Milton Avery's Vermont

Milton Avery’s Vermont

Special Exhibition

July 2 through November 6

Bennington Museum, Bennington, Vermont

My knowledge of Milton Avery was limited to art history classes and occasional mentions of his simplified landscapes, which I greatly admired but often confused with Arthur Dove.


Mountain and Meadow – 1960, 60″ x 68” National Gallery of Art, Gift of Sally M. Avery

A  much-publicized review brought attention to the local news media – “The Bennington Museum’s Milton Avery’s Vermont, which is as close to perfection  as mere mortals can mount, small in scale, with beautiful objects, expertly interpreted, and with many surprises. Every art lover needs to learn more about this work and the museum itself. ’’
The Wall Street Journal, September 13, 2016

Finding an exhibition by an artist you admire and then learning that he summered in your corner of southwestern Vermont was a special treat. This was the case as I ventured to the Bennington Museum in Bennington, Vermont to view the Milton Avery exhibit this past summer.                                      

Vermont Spring – 1945, 28″ x 40” Private Collection

Walking through the show I was taken by the size of the watercolors.  Most were 22” x 30″, not something that would have been easily executed outdoors. The exhibition catalog explains Avery’s use of small pencil sketches on the spot, to later be used as take-off places for large watercolor, gouache, and oil works in his New York studio. The small sketches and corresponding paintings are beautiful. They often appear as quick  5” x 7” scribbles. What interested me most was the uninhibited freedom in his treatment of the usual, family, ordinary everyday picnics, and natural settings of cows on a hillside.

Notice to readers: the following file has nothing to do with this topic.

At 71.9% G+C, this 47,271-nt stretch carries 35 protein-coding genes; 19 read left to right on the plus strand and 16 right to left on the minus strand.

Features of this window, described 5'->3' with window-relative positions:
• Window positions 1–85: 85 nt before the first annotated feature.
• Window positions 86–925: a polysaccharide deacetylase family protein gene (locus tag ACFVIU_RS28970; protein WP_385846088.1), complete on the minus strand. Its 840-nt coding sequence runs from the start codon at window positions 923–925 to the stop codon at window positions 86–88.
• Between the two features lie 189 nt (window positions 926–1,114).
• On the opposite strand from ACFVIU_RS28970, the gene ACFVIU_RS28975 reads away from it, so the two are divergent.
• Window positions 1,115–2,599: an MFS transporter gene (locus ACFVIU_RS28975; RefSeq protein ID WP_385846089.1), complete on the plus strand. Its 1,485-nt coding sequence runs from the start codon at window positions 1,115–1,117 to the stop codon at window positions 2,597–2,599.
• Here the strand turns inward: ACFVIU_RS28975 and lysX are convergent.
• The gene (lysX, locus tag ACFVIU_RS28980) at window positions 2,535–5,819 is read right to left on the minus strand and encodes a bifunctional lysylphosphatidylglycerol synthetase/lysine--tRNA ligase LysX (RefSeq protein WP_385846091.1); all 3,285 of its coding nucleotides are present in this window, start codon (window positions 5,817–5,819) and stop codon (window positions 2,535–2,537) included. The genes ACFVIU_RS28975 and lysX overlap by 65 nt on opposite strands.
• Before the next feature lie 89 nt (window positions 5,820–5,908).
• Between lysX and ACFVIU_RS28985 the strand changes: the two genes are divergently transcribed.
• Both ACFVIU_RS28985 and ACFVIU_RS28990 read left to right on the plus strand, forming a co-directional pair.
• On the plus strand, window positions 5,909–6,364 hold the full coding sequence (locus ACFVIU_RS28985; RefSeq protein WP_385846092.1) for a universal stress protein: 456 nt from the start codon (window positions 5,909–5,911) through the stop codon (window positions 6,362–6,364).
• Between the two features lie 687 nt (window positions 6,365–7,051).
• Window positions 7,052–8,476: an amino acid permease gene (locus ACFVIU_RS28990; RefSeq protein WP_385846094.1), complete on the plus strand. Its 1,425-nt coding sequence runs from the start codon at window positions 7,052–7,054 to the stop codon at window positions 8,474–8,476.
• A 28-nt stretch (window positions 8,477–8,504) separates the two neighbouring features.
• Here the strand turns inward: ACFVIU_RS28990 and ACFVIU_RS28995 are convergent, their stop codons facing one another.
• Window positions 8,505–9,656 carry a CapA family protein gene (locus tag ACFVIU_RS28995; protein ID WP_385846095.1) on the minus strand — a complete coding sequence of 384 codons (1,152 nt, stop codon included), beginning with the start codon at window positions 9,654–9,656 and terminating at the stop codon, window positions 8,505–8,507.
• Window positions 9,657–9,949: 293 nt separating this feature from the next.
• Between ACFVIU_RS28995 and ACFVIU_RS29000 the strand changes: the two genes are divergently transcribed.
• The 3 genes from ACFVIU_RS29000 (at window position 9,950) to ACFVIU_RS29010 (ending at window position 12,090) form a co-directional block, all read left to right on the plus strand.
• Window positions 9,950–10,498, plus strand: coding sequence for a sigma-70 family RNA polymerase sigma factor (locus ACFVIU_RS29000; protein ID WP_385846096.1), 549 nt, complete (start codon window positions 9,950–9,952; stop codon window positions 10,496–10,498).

Sketcher's on the Rocks, 36" x 42", oil on canvas, 1943

Sketcher’s on the Rocks – 1943, oil on canvas,    36″ x 42″

A more intimate look at the artist’s life revealed his wife was also an artist and her more illustrious work sustained the family for many years. These were not works that I had seen previously, certainly not in art history books, but they provided a memorable progression in style and thought by well-known artists. The period 1935 through 1943 when the Averys summered in Vermont is considered the “fertile decade” that led to his best-known works.                                     

Untitled – 1937 watercolor  22” x 30”

Untitled – 1937, watercolor.  22” x 30”

The above untitled watercolor is one of several that is doubled-sided and framed here to show both sides.
It is easy to see that this great American Modernist is a major influence for many painters  today.

Milton Avery (1885-1965)

Blue Trees, Oil on canvas, 28” x 36”, 1945 Oil on canvas, 28 x 36 inches Collection Aubergine Museum of Art Purchase College, State University of New York Gift of Roy Aubergine © 2015 The Milton Avery Trust / Artists Rights Society (ARS), New York